When my grandmother forgot how
to brush her hair and twist it into a bun
my grandfather combed her hair.
Once he said it was red like fire.
When my grandmother remembered
yesterday and lost today
my grandfather spread photos
on their claw footed dining room table.
They revisited the past,
a tableau of scenes.
Once he said we fished
for silver bream in the Don River.
For a year my grandmother forgot
and my grandfather remembered.
Day after day they returned
to Russian words.
Ya tebya lyublyu, he said.
I love you.
Poetic Asides prompt*
I admit to an addiction
to arcane words and
convoluted play on words.
Once I adopted the word obrumpent
and promised to use it once a day,
to cleanse it of tarnish and rust.
After two days of seeking where to
add an adjective meaning bursting
and thinking that balloons might work
and soap bubbles and bubble gum
I simply ran out of places without
losing a sense of decorum.
Poetic Asides prompt
Do I want the lobster salad
or the broiled fish? How about the scallops
in olive oil and garlic, sopping, drenched
with the taste of Italy where I ate
fried calamari in an outdoor cafe
and drank chianti while discussing Dante
until desert obliterated all talk.
Poetry Asides prompt
The Trouble With Nostalgia
Hang in the past and you miss the now
while hankering for what happened.
Recalling isn't the same as lamenting
for what went before, nostalgia is bittersweet--
makes one add layers to a memory,
a pastiche of sentiments, shadows.
Nostalgia can be a noose, a rope, a place
where warts disappear and store bought
glitter covers yesterday. Plaintive glances
behind close the blinds on today.
Poetic Asides prompt
My father wore a black glove to hit a black ball
against a concrete wall. Open handball where the ball
richocheted faster than the speed of light and the men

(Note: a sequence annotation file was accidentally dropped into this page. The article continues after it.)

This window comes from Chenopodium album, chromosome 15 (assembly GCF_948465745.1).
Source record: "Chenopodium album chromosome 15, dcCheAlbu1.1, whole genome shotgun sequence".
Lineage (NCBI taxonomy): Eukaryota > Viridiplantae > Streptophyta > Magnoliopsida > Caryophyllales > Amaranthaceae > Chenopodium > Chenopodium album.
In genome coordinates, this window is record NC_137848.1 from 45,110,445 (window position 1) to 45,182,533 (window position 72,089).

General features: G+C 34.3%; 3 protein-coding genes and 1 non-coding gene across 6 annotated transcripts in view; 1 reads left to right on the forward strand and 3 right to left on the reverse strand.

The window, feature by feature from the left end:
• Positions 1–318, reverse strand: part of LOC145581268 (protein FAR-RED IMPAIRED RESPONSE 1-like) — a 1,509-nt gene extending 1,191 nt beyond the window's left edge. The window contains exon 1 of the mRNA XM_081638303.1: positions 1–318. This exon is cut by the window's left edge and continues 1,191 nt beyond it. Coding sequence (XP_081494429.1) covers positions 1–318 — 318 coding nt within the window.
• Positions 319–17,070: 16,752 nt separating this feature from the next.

met on Saturday morning to continue the game
begun the week before when Gus and Phil
won for "the first time" my father said.
I watched them run back and forth
jockeying for position, for the right to be
the winners for a week.
"Old men, " the teen jocks yelled, " want a challenge?"
I remember my father and Gus
taking them up. They played the jocks
back and forth to win points- with slices, fist balls,
It's fun doing the dishes,
even emptying the garbage
or discussing mysteries
or wrangling over eschatology
or whether the Red Sox pitching
will right itself before it's too late—
or succumbing to yet another frozen yogurt
or hiking in Maine and scanning the earth
for polypores, for sheep laurel
or saying love you
before sleep takes over
He flings the paper from the end of the walkway
with a a single movement the way he once
threw a discus. It lands in the grass. I put on a hat
to cover my sleep tossed hair and walk outside.
A sweatshirt, baggy pants and sandals
make me presentable for another neighbor
retrieving a paper. We nod. It's too early
to discuss the fate of the world or whether
the new crossword editor has resorted
to arcane words and convoluted play on words.
I glance at the front page and note that
later I'll read about bike couriers making a comeback.
It's a good morning.
Art hurts. Art urges voyages -
and it is easier to stay at home.
Remember painting a tree, grass and a sun?
Sun spikes surrounded a red-orange ball
twice the size of the tree top. I remember
painting purple leaves and yellow flowers
shaped like tulips, or teacups on sticks.
Later on I discovered that teacups have handles
and flowers have petals and it's hard to draw
a teacup that stays on the table and doesn't float
through the air or a flower that looks like itself.
Remember when only you knew what was on the paper
She sat talking to the social worker,
explaining how she first began
collecting hubcaps, then how she
visited junk yards where old cars
without tires rusted away. She brought home
fenders and bumpers, steering wheels
and shattered lights. At first, she said,
everything had a place. A collection
needs organization—hubcaps in the kitchen,
bumpers under the bed, steering wheels in the closet.
But you know, she said, when I began to
separate the foreign and domestic I ran out of space.
That's how the bathtub held shattered lights.
The social worker explained with the patience
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